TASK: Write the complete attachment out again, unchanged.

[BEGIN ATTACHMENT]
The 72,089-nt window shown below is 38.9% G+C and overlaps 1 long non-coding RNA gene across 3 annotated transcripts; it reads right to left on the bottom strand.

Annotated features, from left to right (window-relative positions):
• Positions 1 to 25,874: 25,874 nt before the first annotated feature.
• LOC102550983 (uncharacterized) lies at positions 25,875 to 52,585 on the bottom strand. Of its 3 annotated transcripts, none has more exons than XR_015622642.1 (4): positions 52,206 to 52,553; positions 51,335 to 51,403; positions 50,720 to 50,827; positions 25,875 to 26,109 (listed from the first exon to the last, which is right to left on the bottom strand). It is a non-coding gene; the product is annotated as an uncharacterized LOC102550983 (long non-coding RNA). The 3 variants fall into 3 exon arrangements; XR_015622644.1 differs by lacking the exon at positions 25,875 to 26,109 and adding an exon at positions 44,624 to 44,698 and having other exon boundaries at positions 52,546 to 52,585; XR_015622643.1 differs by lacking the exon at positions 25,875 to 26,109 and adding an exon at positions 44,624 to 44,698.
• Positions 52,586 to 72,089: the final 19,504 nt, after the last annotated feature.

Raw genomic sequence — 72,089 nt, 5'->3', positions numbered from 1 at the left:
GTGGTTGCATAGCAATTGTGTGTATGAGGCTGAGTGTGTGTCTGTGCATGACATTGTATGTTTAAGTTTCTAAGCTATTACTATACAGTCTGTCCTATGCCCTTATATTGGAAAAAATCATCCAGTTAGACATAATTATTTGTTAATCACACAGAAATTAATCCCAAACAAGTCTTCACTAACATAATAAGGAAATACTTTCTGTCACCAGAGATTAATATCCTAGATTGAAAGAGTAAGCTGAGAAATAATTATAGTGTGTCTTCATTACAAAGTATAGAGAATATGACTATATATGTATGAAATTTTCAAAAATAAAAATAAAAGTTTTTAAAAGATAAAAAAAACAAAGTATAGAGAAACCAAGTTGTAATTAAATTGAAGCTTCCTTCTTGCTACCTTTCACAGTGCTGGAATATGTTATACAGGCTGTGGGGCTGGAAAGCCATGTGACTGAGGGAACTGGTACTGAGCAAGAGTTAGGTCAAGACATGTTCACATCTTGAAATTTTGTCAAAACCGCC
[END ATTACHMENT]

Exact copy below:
The 72,089-nt window shown below is 38.9% G+C and overlaps 1 long non-coding RNA gene across 3 annotated transcripts; it reads right to left on the bottom strand.

Annotated features, from left to right (window-relative positions):
• Positions 1 to 25,874: 25,874 nt before the first annotated feature.
• LOC102550983 (uncharacterized) lies at positions 25,875 to 52,585 on the bottom strand. Of its 3 annotated transcripts, none has more exons than XR_015622642.1 (4): positions 52,206 to 52,553; positions 51,335 to 51,403; positions 50,720 to 50,827; positions 25,875 to 26,109 (listed from the first exon to the last, which is right to left on the bottom strand). It is a non-coding gene; the product is annotated as an uncharacterized LOC102550983 (long non-coding RNA). The 3 variants fall into 3 exon arrangements; XR_015622644.1 differs by lacking the exon at positions 25,875 to 26,109 and adding an exon at positions 44,624 to 44,698 and having other exon boundaries at positions 52,546 to 52,585; XR_015622643.1 differs by lacking the exon at positions 25,875 to 26,109 and adding an exon at positions 44,624 to 44,698.
• Positions 52,586 to 72,089: the final 19,504 nt, after the last annotated feature.

Raw genomic sequence — 72,089 nt, 5'->3', positions numbered from 1 at the left:
GTGGTTGCATAGCAATTGTGTGTATGAGGCTGAGTGTGTGTCTGTGCATGACATTGTATGTTTAAGTTTCTAAGCTATTACTATACAGTCTGTCCTATGCCCTTATATTGGAAAAAATCATCCAGTTAGACATAATTATTTGTTAATCACACAGAAATTAATCCCAAACAAGTCTTCACTAACATAATAAGGAAATACTTTCTGTCACCAGAGATTAATATCCTAGATTGAAAGAGTAAGCTGAGAAATAATTATAGTGTGTCTTCATTACAAAGTATAGAGAATATGACTATATATGTATGAAATTTTCAAAAATAAAAATAAAAGTTTTTAAAAGATAAAAAAAACAAAGTATAGAGAAACCAAGTTGTAATTAAATTGAAGCTTCCTTCTTGCTACCTTTCACAGTGCTGGAATATGTTATACAGGCTGTGGGGCTGGAAAGCCATGTGACTGAGGGAACTGGTACTGAGCAAGAGTTAGGTCAAGACATGTTCACATCTTGAAATTTTGTCAAAACCGCC